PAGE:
• In some cases the contingency may involve a return of consideration.

Example – Pitt Co. Data

  • Pitt Co. acquires the net assets of Seed Co. in a combination consummated on 12/27/2008. The assets and liabilities of Seed Co. on this date, at their book values and fair values, are as follows (in thousands):
  • Book Val. Fair Val.
  • Cash $ 50 $ 50
  • Net receivables 150 140
  • Inventory 200 250
  • Land 50 100
  • Buildings, net 300 500
  • Equipment, net 250 350
  • Patents 0 50
  • Total assets $1,000 $1,440
  • Accounts payable $ 60 $ 60
  • Notes payable 150 135
  • Other liabilities 40 45
  • Total liabilities $ 250 $ 240
  • Net assets $ 750 $1,200

Acquisition with Goodwill

  • Pitt Co. pays $400,000 cash and issues 50,000 shares of Pitt Co. $10 par common stock with a market value of $20 per share for the net assets of Seed Co.
  • Total consideration at fair value (in thousands):
  • $400 + (50 shares x $20) $1,400
  • Fair value of net assets acquired: $1,200
  • Goodwill $ 200

Entries with Goodwill

  • The entry to record the acquisition of the net assets:
  • The entry to record Seed’s assets directly on Pitt’s books:
  • Investment in Seed Co.
  • 1,400
  • Cash
  • 400
  • Common stock, $10 par
  • 500
  • Additional paid-in-capital
  • 500
  • Cash
  • 50
  • Net receivables
  • 140
  • Inventories
  • 250
  • Land
  • 100
  • Buildings
  • 500
  • Equipment
  • 350
  • Patents
  • 50
  • Goodwill
  • 200
  • Accounts payable
  • 60
  • Notes payable
  • 135
  • 45
  • Investment in Seed Co.
  • 1,400

Acquisition with Bargain Purchase

  • Pitt Co. issues 40,000 shares of its $10 par common stock with a market value of $20 per share, and it also gives a 10%, five-year note payable for $200,000 for the net assets of Seed Co.
  • Fair value of net assets acquired (in thousands):
  • $1,200
  • Total consideration at fair value:
  • (40 shares x $20) + $200 $1,000
  • Gain from bargain purchase $ 200

Entries with Bargain Purchase

  • The entry to record the acquisition of the net assets:
  • The entry to record Seed’s assets directly on Pitt’s books:
  • Investment in Seed Co.
  • 1,000
  • 10% Note payable
  • 200
  • Common stock, $10 par
  • 400
  • Additional paid-in-capital
  • 400
  • Cash
  • 50
  • Net receivables
  • 140
  • Inventories
  • 250
  • Land
  • 100
  • Buildings
  • 500
  • Equipment
  • 350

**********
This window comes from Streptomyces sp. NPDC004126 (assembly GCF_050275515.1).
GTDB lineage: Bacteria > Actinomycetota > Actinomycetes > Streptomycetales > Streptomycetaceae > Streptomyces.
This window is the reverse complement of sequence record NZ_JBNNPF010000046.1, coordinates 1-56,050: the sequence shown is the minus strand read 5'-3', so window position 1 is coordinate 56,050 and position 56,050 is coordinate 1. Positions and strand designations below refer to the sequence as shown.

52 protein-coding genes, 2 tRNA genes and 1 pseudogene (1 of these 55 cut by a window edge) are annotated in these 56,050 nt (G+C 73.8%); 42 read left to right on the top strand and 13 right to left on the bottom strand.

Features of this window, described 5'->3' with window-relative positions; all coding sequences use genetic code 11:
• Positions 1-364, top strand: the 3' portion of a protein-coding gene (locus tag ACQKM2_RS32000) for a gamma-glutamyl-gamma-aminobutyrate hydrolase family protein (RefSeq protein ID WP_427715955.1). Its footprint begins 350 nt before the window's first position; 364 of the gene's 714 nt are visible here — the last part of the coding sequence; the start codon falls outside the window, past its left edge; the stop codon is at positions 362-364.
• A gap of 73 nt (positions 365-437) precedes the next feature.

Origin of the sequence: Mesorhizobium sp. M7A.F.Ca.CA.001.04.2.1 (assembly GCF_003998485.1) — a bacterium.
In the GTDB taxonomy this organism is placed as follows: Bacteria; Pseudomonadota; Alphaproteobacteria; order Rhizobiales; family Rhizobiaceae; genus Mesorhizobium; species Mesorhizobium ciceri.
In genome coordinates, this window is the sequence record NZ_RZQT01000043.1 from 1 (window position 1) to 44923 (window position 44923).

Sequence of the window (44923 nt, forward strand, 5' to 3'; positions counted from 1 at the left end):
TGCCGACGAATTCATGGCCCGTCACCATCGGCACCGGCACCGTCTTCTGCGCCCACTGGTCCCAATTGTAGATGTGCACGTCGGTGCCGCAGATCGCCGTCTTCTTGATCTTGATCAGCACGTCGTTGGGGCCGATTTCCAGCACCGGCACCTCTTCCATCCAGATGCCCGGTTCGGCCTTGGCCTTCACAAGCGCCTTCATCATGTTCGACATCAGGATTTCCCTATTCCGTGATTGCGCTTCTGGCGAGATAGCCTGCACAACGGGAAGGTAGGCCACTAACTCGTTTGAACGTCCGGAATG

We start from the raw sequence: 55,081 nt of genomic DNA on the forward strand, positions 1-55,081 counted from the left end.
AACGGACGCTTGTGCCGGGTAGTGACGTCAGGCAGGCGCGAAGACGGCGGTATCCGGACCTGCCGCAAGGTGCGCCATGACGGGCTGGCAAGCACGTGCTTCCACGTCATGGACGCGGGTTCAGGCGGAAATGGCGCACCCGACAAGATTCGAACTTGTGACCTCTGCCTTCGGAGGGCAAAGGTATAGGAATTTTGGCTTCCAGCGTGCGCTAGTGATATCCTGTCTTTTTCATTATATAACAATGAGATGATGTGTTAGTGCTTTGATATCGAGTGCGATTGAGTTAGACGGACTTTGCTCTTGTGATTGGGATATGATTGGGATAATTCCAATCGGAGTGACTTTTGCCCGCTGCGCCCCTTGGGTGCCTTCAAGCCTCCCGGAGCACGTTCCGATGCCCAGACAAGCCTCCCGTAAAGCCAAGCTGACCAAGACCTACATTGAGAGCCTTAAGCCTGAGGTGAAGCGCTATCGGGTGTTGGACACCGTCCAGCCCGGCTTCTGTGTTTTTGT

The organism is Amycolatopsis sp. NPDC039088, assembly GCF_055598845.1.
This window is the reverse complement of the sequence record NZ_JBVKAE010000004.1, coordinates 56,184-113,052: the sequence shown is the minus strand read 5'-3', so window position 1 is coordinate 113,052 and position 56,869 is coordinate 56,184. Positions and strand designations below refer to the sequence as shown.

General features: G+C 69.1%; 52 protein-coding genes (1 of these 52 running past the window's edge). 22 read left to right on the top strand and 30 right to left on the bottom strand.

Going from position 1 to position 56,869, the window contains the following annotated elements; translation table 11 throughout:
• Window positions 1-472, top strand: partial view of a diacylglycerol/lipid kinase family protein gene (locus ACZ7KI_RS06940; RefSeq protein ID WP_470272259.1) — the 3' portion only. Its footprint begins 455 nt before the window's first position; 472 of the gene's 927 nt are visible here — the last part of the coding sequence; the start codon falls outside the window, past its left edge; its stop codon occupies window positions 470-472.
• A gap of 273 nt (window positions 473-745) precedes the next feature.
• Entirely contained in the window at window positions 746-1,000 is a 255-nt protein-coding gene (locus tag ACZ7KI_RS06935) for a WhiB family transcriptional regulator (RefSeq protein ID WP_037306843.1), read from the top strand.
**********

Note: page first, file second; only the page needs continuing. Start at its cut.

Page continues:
• Patents
  • 50
  • Accounts payable
  • 60
  • Notes payable
  • 135
  • Other liabilities
  • 45
  • Investment in Seed Co.
  • 1,000
  • Gain from bargain purchase
  • 200

Goodwill Controversies

  • Capitalized goodwill is the purchase price not assigned to identifiable assets and liabilities.
    • Errors in valuing assets and liabilities affect the amount of goodwill recorded.
  • Historically goodwill in most industrialized countries was capitalized and amortized.
  • Current IASB standards, like U.S. GAAP
    • Capitalize goodwill,
    • Do not amortize it, and
    • Test it for impairment.

Impairments

  • Firms must test annually for the impairment of goodwill at the business unit reporting level.
    • If the unit’s book value exceeds its fair value, additional tests must be performed to determine the impairment of goodwill and/or other assets.
  • More frequent testing for goodwill impairment may be needed (e.g., loss of key personnel, unanticipated competition, goodwill impairment of subsidiary).

Business Combination Disclosures

  • FASB Statement No. 141R and 142 prescribe disclosures for business combinations and intangible assets. This includes, but is not limited to:
    • Reason for combination,
    • Allocation of purchase price among assets and liabilities,
    • Pro-forma results of operations, and
    • Goodwill or gain from bargain purchase.

Sarbanes-Oxley Act of 2002

  • Establishes the PCAOB
  • Requires
    • Greater independence of auditors and clients
    • Greater independence of corporate boards
    • Independent audits of internal controls
    • Increased disclosures of off-balance sheet arrangements and obligations
    • More types of disclosures on Form 8-K
  • SEC enforces SOX and rules of the PCAOB